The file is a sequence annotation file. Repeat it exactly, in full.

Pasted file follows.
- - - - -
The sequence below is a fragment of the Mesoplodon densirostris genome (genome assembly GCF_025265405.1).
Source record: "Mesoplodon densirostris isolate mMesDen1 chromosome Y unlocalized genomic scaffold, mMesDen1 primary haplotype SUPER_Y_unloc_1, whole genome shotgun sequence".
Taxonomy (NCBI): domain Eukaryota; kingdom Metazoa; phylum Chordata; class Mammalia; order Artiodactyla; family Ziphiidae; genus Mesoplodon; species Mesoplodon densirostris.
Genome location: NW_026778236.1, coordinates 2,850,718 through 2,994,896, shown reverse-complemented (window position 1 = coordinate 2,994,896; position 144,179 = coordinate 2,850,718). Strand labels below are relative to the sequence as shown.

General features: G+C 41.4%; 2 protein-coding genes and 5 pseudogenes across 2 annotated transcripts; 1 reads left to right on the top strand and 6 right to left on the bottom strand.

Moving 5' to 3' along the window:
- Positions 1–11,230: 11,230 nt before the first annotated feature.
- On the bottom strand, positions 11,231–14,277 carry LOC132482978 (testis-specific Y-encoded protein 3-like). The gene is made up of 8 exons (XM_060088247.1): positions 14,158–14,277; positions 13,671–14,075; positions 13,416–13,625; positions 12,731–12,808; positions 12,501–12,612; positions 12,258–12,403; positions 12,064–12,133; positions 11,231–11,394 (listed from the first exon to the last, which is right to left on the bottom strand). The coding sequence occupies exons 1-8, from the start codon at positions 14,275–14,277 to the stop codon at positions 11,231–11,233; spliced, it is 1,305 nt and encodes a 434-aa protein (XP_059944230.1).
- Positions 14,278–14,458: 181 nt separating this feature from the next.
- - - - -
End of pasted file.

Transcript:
The sequence below is a fragment of the Mesoplodon densirostris genome (genome assembly GCF_025265405.1).
Source record: "Mesoplodon densirostris isolate mMesDen1 chromosome Y unlocalized genomic scaffold, mMesDen1 primary haplotype SUPER_Y_unloc_1, whole genome shotgun sequence".
Taxonomy (NCBI): domain Eukaryota; kingdom Metazoa; phylum Chordata; class Mammalia; order Artiodactyla; family Ziphiidae; genus Mesoplodon; species Mesoplodon densirostris.
Genome location: NW_026778236.1, coordinates 2,850,718 through 2,994,896, shown reverse-complemented (window position 1 = coordinate 2,994,896; position 144,179 = coordinate 2,850,718). Strand labels below are relative to the sequence as shown.

General features: G+C 41.4%; 2 protein-coding genes and 5 pseudogenes across 2 annotated transcripts; 1 reads left to right on the top strand and 6 right to left on the bottom strand.

Moving 5' to 3' along the window:
- Positions 1–11,230: 11,230 nt before the first annotated feature.
- On the bottom strand, positions 11,231–14,277 carry LOC132482978 (testis-specific Y-encoded protein 3-like). The gene is made up of 8 exons (XM_060088247.1): positions 14,158–14,277; positions 13,671–14,075; positions 13,416–13,625; positions 12,731–12,808; positions 12,501–12,612; positions 12,258–12,403; positions 12,064–12,133; positions 11,231–11,394 (listed from the first exon to the last, which is right to left on the bottom strand). The coding sequence occupies exons 1-8, from the start codon at positions 14,275–14,277 to the stop codon at positions 11,231–11,233; spliced, it is 1,305 nt and encodes a 434-aa protein (XP_059944230.1).
- Positions 14,278–14,458: 181 nt separating this feature from the next.